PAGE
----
First published on Times of Israel Ops & Blogs website
While it is true that there were previous terrorist attacks using knives or even syringe stabbings, this attack was a well-organized operation by a relatively important 10-12 member team, on a very high profile target where it was sure to find numerous civilian victims and also high media coverage.
The participation in the assault by at least two women and possibly more is also significant. Are the Uyghurs imitating the Chechen women active in terrorist attacks against Russia? Are these women widows or parents of dead or arrested terrorists?The use of bland weapons can be explained first by the difficulty in smuggling firearms into a secured perimeter, but also by the hint of symbolism in jihadists’ ritual slaughtering of the enemy and the courage of the assailants.
In a sense, this tactic is an imitation of the November 2008 Mumbai attack in India and the September 2013 Nairobi mall attack in Kenya. The timing of the attack, close to an important national Chinese political event is also remarkable.
The incident has fueled massive anger among the people across China, with netizens severely condemning the violent attacks on social websites. Chinese netizens are spreading the word in the hopes of stopping the circulation of bloody photos on the Internet “because that’s just what the thugs want” and in order “to avoid more panic.”It is important for the understanding of this important incident to know the true origin of the terrorists.If they are Uyghurs originating from Xinjiang it means possibly the East Turkistan Islamic Movement (ETIM) succeeded in mounting a complex coordinated operation far away from its natural territory. One goal of the attack could be to provoke retaliation by the authorities and riots by the Han people against the local Muslims and thus lead to their radicalization.If they are local Hui people it means the salafist/jihadist spirit has penetrated into the local Chinese Muslim community which until now seemed to be immune to the extremist ideologies from Afghanistan, Pakistan and the Middle East.A more remote possibility would be an operation by an Uyghur team trained in Syria which succeeded in returning undetected to China in order to stage such a daring and sophisticated attack.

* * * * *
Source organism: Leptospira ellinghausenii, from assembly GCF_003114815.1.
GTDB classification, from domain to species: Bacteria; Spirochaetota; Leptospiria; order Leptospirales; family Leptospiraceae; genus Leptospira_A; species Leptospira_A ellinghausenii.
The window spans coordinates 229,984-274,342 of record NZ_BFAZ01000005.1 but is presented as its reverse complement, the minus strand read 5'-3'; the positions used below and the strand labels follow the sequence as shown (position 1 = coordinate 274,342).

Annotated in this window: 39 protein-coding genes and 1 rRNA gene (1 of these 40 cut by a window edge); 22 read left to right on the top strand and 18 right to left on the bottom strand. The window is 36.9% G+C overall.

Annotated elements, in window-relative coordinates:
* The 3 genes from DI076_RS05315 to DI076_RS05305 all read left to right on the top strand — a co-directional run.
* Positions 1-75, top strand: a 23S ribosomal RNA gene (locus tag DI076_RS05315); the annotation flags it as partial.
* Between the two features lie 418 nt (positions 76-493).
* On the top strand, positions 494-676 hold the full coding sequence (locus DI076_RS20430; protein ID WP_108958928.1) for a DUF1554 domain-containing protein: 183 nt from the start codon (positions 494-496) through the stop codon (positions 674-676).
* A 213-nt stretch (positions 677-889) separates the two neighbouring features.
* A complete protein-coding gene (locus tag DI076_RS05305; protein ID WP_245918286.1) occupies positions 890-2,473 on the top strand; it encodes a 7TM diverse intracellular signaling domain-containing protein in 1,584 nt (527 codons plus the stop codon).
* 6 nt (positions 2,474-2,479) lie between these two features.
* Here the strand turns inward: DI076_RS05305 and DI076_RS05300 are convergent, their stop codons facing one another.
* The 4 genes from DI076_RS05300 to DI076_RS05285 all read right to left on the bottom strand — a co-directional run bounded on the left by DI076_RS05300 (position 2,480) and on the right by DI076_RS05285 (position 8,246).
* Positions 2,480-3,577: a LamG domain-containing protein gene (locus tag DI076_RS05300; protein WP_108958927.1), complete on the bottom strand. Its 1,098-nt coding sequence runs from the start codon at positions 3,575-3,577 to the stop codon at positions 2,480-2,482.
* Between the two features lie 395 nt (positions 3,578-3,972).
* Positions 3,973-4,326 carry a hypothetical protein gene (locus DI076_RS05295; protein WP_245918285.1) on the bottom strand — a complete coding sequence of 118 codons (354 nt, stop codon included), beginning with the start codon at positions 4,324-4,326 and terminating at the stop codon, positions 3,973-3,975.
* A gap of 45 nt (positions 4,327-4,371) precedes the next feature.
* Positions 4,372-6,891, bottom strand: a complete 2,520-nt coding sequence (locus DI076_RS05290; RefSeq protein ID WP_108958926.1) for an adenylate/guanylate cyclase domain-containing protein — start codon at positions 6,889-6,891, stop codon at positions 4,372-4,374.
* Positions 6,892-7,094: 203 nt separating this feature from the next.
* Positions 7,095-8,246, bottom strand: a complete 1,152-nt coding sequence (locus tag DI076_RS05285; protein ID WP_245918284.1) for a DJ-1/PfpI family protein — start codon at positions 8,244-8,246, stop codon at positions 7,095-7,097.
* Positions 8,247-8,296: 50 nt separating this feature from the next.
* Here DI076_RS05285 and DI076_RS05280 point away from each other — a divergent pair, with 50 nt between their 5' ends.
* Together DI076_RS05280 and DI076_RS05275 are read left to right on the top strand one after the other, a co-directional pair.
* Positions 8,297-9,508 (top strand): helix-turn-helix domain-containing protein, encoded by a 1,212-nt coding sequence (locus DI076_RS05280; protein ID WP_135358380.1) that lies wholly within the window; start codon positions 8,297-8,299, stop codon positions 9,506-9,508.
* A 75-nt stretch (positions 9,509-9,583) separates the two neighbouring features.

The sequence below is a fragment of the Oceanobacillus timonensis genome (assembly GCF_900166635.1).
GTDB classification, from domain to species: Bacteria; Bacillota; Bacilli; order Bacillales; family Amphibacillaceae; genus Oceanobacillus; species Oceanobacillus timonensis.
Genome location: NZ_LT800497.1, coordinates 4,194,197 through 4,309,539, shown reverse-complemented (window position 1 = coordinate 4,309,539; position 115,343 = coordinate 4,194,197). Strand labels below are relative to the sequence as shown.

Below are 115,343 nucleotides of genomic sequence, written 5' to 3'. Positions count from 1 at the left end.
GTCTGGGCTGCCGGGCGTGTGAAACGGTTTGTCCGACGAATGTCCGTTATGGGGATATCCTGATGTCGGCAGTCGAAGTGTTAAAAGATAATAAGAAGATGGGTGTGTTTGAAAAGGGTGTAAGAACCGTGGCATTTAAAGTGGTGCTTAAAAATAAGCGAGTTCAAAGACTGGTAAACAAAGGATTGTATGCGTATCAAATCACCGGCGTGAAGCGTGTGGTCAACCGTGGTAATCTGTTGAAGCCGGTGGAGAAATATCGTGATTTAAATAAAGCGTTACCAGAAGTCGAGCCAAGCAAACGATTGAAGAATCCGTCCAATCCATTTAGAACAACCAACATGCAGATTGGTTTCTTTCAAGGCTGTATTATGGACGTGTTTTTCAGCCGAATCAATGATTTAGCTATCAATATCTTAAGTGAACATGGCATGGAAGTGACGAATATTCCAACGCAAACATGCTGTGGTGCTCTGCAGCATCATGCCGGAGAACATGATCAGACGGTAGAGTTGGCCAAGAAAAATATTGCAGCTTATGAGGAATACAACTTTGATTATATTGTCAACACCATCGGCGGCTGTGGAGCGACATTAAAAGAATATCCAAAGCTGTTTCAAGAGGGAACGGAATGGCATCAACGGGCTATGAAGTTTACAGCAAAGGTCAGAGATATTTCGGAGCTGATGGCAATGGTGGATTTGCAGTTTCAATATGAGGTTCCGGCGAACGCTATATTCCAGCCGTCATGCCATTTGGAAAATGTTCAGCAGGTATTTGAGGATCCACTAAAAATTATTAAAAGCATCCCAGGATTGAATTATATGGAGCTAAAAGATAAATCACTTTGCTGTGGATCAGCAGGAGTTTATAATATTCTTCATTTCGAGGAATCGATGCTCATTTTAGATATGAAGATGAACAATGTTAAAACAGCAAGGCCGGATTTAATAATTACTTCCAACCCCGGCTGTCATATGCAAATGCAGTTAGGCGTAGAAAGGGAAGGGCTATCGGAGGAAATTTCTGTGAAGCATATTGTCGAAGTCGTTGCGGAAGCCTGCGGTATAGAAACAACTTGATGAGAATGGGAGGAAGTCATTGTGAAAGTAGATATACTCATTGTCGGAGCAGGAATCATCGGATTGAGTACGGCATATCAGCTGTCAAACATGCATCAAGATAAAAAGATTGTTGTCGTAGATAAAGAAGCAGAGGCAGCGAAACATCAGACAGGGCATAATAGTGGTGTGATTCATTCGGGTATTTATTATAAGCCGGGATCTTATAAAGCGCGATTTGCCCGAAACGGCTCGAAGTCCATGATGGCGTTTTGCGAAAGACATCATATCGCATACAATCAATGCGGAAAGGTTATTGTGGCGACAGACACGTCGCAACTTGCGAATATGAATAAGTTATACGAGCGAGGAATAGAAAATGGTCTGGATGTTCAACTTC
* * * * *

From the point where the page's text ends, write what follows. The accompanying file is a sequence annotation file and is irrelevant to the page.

The Chinese government has claimed since 2012 that Uyghur militants from Xinjiang are fighting alongside the rebels in Syria against the government of Bashar al-Assad.On July 1, 2013, 23-year-old Memeti Aili, an Uyghur who studied in Istanbul, Turkey and fought with the Free Syrian Army in Aleppo returned to Xinjiang and was arrested while planning to carry out “violent attacks” in China. He was recruited by the East Turkistan Islamic Movement (ETIM) through the East Turkistan Education and Solidarity Association (ETESA), an Istanbul-based exile group. According to a Chinese counter-terrorism official, about 100 Uyghurs have travelled to Syria to join the fighting alongside Syrian rebels since 2012.The role of jihadist videos in inspiring attackers and the similarity in attacks, which often feature vehicles ramming into Han civilians, suicide operations using bicycles or carts, suggest that some groups in Xinjiang are in coordination with each other and the Turkistan Islamic Party (TIP, another name for ETIM). Thus far attacks in Xinjiang have not employed guns, possibly because of the inability of militants to acquire them.Although there is no verifiable information about the number of Chinese Muslims fighting in Syria, the numerous Chechen and other Caucasians present in the Syrian rebel camp suggest that Uyghur/Chinese Muslims are already there, receive training, combat experience and high motivation to expand jihad to their homeland.The investigation of the Kunming attack is therefore extremely important to understand how far the success of the Salafist/jihadist groups taking roots in Syria, the Sinai, Iraq or Yemen can expand this threat beyond the Middle East.
 Lin Meilian, “Xinjiang terrorists finding training, support in Syria, Turkey,” Global Times, 2013-7-1, http://www.globaltimes.cn/content/792959.shtml#.UxL-o61WF1s Jacob Zenn, “China claims Uyghurs trained in Syria,” Asia Times Online, July 15, 2013.